Camas, WA — The Camas School Board held its regularly scheduled meeting Monday night, where they listened to the Superintendent’s Report, discussed capital projects, dealt with normal business issues, and honored the Odyssey Middle School Tech team for their ingenuity, among other agenda items.
Camas School District (CSD) Superintendent Jeff Snell honored the tech team at Odyssey Middle School for creating a fire alarm system that allowed them to start school on time. They dealt with a system that failed, and worked hard to configure their own fire alarm system that met city code.
“They worked hard to get our occupancy permit just in the knick of time,” said Snell.
Their work was extensive, and the Camas Fire Marshall approved their efforts just before school started.
During the public comments time, Camas Education Association (CEA) President Shelley Houle spoke on behalf of her union.
“I speak to you today on behalf of the CEA, which is grateful we came to an agreement,” said Houle. “We had 391 members vote 100 percent for the agreement, which is the most that have ever showed up. We believe the McCleary promise has been fulfilled. Thank you for your part in that.”
Ken O’Day, a parent of child at Odyssey Middle School, publicly expressed his concern about what the McCleary legislation, and the recent teacher’s agreement are going to do the CSD budget, which projects budget deficits in 2-3 years. He feels the recent agreement is going to put CSD into a bad financial situation.
The board unanimously approved the updated Grass Valley Elementary School Handbook, which changed its dismissal procedure.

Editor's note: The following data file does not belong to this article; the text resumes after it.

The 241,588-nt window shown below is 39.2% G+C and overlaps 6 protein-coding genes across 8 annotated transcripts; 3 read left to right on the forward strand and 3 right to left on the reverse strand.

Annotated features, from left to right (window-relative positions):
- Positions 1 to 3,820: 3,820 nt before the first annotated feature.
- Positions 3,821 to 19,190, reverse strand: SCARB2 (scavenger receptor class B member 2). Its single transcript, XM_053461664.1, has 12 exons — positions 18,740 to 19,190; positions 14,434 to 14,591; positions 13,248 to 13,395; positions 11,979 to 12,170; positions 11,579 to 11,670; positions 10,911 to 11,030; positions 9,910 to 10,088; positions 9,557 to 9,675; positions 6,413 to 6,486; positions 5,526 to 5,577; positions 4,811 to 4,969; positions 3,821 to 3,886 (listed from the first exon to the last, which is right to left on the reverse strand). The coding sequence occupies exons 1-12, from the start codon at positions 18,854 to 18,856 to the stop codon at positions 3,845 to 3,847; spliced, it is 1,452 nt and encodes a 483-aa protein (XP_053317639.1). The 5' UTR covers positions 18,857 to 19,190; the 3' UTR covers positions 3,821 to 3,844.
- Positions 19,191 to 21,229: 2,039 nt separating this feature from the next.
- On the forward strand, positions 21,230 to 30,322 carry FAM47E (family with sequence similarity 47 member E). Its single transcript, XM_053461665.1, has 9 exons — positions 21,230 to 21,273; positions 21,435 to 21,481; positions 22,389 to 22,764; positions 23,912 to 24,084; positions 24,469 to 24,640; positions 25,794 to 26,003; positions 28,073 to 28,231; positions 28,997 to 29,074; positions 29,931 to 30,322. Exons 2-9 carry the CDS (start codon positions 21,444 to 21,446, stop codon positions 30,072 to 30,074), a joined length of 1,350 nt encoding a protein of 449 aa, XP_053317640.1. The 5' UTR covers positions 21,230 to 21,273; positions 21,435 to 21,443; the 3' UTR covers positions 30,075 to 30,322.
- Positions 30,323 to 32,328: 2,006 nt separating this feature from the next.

Snell reported that CSD is still in negotiations with CAEOP, CAP — the principals and classified unions.
“It’s challenging with the new funding model,” said Snell. “The reason it was so complicated is the complexity of the new law. In the short term we are OK, but without changes, we are facing uncertain times ahead. We talked about the challenge of having to work together. There will be adjustments. We will continue to plan, but when we look out 3-5 years, the math doesn’t add up.”
“We’re at the whim and mercy of the legislature, and we need to be thoughtful of our planning, and look for efficiencies, and we need to advocate with the legislature. We are fortunate we worked it out. There are conditions that make it challenging for each district. We just need to keep thinking about where we’re at, and where we’re going. We need to hold our legislators accountable for the legislation they create. More to come on that. It’s a challenge.”
Policy Review Committee
Snell said he’s been part of the Policy Review Committee, and will work toward moving those items to adoption, which is a two-step process. Snell is a WASA legislative representative, and they presented their proposed legislative agenda, which includes levies, what to do with the new funding model, along with staff mixes, and fully funding special education. He asked the board to review the contents of that proposal.
The annual State of the Community will be next Tuesday, and Snell, along with Camas Mayor, Scott Higgins, will present a state of both the city and the school district to the general public.
The Jack, Will and Rob (JWR) Center has undergone program changes that are resulting in a successful after school program that financially sustains itself. Over the summer, JWR had 148 camps, which included seven brand-new camps, such as robotics and cooking, along with sports, math, and reading programs. More than 2,600 kids participated from the Clark County area.
Heidi Rosenberg reported on expenditures from CSD capital programs, which include the new schools: Lacamas Lake and Discovery High School.
“We’re doing well and spending the money like we’re supposed to,” Rosenberg said.
Discovery High School is not totally completed, but it is operating.
“The learning stair at Discovery is constantly being used for something,” she said. “It’s like Christmas — something new happens every hour. It was a team effort to get it opened on time.”
She also reported that the Garver Theater Modernization will begin in 2020, which will make the theater usable again.
Steve Marshall’s team discussed what their doing to keep the district’s 14 buildings safe and operational. He reported that it requires 31 custodians, and that they completed water lead testing.